With less bitcoin holders bothering to claim forked coins, the public’s appetite for chain splits is clearly diminishing. Developers, though, seem determined to keep pushing out fresh forks to a diminishing band of recipients. One of the toughest challenges that forkers face is finding wallets and exchanges willing to distribute the newly birthed coins. Large platforms have deemed the spate of fledgling forks more hassle than their worth, leaving it to smaller operators such as Coinomi and Bither to pick up the pieces.
Free Coins Come With a Price
Ever since bitcoin cash and bitcoin gold were born, there’s been a race to issue bitcoin clones, each claiming to offer some sort of improvement over bitcoin core. Forking a coin isn’t the only means of distributing a new coin; airdrops have also proven popular, particularly for ethereum-based tokens. Developers are especially fond of bitcoin forks, as they bring a ready-made audience of bitcoin users and cash in on the brand name. Any bitcoin holder is eligible to receive any bitcoin fork, but these ‘free’ coins come at a price.
Problems with claiming chain split coins first surfaced during the issuance of bitcoin gold: fake wallets stole users’ coins, with the total taken running into millions of dollars. The next major bitcoin fork, bitcoin diamond, received substantially less support, with Binance one of the few major exchanges to issue BCD to bitcoin holders. Like its older sibling, BTG, bitcoin diamond has been plagued by tales of stolen coins. To claim forked coins, bitcoin holders who possess their private keys are required to upload these to a coin split website. Should the site prove to be a scam, the victim risks losing the contents of their bitcoin wallet.
A Safer Way to Claim
A safer means of claiming forked coins is letting an exchange or wallet do the hard work. The downside to this is that it requires using an account which you don’t possess the keys for, an arrangement which comes with its own risk. The process of claiming forked coins from an exchange is fool proof at least: provided you have a bitcoin balance at the time of the split, you will automatically be issued forked coins, usually at a ratio of 1:1. However, many exchanges and wallet providers have tired of the additional work these forks demand.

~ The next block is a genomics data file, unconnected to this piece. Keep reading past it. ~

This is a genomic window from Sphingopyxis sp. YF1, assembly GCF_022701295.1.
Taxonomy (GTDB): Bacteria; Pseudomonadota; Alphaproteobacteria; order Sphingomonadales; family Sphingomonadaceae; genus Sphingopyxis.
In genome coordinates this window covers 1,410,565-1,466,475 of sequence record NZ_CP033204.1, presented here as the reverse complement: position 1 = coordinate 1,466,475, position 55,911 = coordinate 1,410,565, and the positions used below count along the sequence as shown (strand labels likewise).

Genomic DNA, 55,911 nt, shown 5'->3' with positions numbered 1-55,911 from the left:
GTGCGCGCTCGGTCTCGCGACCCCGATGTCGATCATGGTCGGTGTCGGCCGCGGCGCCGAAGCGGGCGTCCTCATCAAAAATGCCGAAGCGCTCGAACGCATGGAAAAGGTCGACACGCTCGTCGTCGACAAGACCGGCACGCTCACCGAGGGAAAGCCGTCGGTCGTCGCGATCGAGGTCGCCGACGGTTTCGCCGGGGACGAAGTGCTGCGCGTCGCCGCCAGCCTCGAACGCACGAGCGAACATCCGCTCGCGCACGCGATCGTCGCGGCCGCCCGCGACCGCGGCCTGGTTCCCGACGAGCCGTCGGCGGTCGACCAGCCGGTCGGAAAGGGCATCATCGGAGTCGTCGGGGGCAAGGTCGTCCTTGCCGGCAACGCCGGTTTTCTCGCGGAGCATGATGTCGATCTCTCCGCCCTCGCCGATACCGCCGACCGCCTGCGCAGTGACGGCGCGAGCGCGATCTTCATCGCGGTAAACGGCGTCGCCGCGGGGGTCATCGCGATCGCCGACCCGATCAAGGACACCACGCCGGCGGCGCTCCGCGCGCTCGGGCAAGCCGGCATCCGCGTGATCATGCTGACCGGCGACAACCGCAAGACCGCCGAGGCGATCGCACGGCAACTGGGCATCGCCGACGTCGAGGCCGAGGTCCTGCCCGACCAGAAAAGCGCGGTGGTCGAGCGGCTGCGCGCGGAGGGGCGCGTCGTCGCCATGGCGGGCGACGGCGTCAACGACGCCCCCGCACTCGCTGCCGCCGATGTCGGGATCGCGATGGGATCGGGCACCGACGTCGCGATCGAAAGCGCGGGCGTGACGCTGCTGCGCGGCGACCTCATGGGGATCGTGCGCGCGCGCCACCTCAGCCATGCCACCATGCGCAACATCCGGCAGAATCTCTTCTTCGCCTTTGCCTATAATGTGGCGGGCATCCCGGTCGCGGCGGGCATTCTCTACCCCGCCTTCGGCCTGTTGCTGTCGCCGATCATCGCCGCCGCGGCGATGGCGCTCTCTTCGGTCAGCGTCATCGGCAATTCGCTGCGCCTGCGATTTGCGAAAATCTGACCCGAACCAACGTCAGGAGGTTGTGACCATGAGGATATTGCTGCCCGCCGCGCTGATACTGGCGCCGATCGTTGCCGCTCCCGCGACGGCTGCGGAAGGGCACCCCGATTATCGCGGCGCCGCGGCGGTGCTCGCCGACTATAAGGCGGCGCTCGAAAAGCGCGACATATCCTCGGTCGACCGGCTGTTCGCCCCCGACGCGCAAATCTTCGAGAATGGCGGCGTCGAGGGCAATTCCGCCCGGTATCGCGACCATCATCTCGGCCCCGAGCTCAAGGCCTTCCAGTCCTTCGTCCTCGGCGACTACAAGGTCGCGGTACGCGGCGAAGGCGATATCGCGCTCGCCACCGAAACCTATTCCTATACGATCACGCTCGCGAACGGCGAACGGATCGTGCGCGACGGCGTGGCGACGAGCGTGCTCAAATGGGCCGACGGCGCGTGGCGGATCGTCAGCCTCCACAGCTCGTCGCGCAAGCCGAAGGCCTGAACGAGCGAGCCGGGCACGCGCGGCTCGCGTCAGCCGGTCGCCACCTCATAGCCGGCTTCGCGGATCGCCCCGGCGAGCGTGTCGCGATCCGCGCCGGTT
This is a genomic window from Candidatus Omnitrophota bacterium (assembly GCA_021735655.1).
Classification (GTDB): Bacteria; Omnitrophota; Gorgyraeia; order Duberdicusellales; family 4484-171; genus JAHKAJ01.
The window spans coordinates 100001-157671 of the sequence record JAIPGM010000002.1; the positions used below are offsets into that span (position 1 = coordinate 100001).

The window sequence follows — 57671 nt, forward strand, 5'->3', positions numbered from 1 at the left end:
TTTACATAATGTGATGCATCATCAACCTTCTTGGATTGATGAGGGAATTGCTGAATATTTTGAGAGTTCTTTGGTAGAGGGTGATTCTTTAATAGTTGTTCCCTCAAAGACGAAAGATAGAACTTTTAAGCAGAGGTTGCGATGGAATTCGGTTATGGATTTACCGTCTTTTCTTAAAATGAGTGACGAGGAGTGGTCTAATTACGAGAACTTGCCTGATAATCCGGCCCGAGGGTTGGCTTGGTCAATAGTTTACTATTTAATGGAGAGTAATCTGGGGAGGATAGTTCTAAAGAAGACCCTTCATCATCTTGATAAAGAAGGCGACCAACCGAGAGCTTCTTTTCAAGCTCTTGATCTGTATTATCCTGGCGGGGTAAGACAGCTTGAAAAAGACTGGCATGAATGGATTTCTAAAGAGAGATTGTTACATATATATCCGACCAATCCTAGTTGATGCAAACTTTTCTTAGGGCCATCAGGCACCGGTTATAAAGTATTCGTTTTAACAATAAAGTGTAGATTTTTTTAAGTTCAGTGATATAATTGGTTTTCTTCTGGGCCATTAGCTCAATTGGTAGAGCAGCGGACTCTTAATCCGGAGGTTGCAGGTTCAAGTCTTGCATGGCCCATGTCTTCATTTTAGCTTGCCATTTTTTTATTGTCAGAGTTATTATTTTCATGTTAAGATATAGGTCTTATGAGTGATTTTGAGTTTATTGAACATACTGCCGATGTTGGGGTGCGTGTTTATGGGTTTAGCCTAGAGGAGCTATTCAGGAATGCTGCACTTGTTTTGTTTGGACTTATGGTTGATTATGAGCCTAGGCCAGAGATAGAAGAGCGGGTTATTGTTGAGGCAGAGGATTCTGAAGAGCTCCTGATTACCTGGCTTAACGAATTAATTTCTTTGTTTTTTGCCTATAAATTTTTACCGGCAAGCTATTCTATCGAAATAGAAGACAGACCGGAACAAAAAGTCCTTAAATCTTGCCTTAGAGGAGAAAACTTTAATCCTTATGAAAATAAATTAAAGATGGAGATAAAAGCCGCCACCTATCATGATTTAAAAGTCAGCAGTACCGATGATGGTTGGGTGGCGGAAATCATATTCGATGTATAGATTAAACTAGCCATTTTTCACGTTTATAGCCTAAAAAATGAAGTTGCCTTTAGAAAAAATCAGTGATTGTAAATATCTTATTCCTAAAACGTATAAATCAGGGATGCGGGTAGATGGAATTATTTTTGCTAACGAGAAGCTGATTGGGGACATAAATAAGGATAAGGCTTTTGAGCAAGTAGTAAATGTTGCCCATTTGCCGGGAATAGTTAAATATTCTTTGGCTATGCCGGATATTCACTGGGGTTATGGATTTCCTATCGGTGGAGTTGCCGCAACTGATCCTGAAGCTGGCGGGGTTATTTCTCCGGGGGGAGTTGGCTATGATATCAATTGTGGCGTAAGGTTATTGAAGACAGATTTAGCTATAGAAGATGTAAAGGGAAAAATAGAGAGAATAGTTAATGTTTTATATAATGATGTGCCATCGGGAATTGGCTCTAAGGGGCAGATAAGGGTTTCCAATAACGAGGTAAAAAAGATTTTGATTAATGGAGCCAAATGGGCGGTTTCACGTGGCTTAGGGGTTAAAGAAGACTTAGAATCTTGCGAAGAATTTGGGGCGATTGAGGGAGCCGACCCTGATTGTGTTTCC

Aside from the technicalities of claiming and distributing forked coins, there are deposits and withdrawals to process, and newly developed coins often have basic wallets that are still in beta. Given that many of the teams behind these forks are unknown and unproven, it is also hard to vouch for the project’s integrity. Forked coins that have been excessively premined (bitcoin gold) or whose developers elect to claim coins from inactive bitcoin wallets (united bitcoin) are controversial, and risk sullying the reputation of exchanges and wallet providers that agree to distribute them.
Binance issued everything up until super bitcoin before calling a halt, while Bittrex stopped at bitcoin gold, as did Bitfinex. Developers of subsequent forks have been forced to look to smaller platforms for support, and they’ve found it in Coinomi. The open source wallet, available on the Play and App stores, supports a host of altcoins and tokens, and has been only too willing to take on chain splits. Bitcoin atom (BCA) is the latest fork it will take on, a coin which comes with Segwit and Lightning Network support.
The wallet provider’s CEO, George Kimionis, tweeted: “Coinomi has helped millions of users already to claim their free forked coins with great success and continues to do so, becoming the ultimate choice for forks and airdrops.”
Fork All The Things
Bither, a little-known bitcoin wallet available for mobile and desktop, is now supporting bitcoin diamond on its Bitpie wallets. Smaller exchanges that are supporting BCD include Gate.io, Allcoin, Coolcoin, and Bibox. These platforms gain additional users who are seeking to claim forked coins, boosting revenue from trading fees in the process. Unlike most forked coins, bitcoin diamond was issued at a rate of 10 BCD for every 1 BTC. Given that each BCD currently trades at around $50, however, it is not surprising that many bitcoin holders have ignored the dwindling returns on offer.
Cryptocurrency exchange Gate.io has even supported bitcoin file (BIFI), a P2P file system that was distributed at a rate of 1:1000 after splitting from bitcoin at block 501,225. Each BIFI coin is currently trading for around 45 cents. For so long as developers can find platforms willing to accept coins and users are prepared to claim them, forking fever will continue in a race to the bottom.
Will you be bothering to claim new bitcoin forks? Let us know in the comments section below.
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The post Major Exchanges Don’t Want Forked Coins but Smaller Platforms Can’t Get Enough of Them appeared first on Bitcoin News.
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Author: Kai Sedgwick